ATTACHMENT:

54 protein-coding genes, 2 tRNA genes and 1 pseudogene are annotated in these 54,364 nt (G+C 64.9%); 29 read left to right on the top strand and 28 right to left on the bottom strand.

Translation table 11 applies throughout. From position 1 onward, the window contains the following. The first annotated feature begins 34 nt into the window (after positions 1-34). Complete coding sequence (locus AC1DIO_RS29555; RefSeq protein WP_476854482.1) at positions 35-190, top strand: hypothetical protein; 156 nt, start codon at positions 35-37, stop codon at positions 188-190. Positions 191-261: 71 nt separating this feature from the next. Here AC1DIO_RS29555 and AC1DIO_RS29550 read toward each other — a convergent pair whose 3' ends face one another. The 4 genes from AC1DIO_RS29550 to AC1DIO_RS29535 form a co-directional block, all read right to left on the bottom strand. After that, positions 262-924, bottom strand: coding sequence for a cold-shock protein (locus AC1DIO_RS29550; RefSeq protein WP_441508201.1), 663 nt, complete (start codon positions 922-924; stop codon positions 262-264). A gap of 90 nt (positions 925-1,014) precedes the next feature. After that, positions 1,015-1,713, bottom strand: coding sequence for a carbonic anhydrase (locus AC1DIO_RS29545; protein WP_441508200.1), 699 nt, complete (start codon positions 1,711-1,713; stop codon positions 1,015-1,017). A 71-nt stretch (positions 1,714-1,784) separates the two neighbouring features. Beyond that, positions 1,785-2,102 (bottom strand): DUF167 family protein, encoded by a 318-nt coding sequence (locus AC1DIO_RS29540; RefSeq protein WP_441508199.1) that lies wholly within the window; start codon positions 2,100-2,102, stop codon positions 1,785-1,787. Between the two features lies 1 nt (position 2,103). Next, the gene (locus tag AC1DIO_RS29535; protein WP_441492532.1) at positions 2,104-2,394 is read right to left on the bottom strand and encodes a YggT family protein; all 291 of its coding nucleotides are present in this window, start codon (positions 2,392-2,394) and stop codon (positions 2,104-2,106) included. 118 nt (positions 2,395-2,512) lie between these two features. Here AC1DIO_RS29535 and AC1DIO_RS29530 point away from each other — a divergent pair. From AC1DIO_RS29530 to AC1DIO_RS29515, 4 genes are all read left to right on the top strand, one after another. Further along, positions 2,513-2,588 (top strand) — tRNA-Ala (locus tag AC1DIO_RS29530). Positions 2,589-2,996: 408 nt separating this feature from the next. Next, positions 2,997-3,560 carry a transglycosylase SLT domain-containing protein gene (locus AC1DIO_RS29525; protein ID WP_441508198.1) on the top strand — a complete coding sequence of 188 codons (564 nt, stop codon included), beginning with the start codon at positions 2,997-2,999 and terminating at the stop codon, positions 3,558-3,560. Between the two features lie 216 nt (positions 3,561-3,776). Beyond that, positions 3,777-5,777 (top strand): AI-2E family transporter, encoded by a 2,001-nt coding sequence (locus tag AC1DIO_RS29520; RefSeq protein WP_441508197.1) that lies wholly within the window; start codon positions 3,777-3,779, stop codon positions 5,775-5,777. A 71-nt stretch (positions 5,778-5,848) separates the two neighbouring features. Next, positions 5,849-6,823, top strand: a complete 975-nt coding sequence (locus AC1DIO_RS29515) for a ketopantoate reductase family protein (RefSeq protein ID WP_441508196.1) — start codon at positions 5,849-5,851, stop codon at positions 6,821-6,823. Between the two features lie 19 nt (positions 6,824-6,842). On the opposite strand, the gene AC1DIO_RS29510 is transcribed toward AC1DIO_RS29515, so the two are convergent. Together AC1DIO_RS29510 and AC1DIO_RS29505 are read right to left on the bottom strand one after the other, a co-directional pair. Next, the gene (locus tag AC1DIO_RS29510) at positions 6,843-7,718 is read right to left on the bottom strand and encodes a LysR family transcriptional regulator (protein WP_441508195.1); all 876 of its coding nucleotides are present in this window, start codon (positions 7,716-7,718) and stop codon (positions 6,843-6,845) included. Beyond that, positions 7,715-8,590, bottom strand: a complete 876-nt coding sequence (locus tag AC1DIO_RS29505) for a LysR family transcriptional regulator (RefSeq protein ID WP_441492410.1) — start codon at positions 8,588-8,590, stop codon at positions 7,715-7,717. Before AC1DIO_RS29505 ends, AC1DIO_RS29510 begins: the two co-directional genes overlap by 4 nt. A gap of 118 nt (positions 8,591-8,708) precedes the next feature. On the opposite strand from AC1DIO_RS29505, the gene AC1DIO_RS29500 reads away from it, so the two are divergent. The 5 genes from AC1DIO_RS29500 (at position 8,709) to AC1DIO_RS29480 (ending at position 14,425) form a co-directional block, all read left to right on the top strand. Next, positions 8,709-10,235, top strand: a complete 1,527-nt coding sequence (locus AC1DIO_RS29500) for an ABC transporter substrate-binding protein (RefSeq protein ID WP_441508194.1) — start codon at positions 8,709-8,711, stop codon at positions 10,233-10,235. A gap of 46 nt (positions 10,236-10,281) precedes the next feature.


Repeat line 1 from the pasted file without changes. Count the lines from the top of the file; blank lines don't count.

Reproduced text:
54 protein-coding genes, 2 tRNA genes and 1 pseudogene are annotated in these 54,364 nt (G+C 64.9%); 29 read left to right on the top strand and 28 right to left on the bottom strand.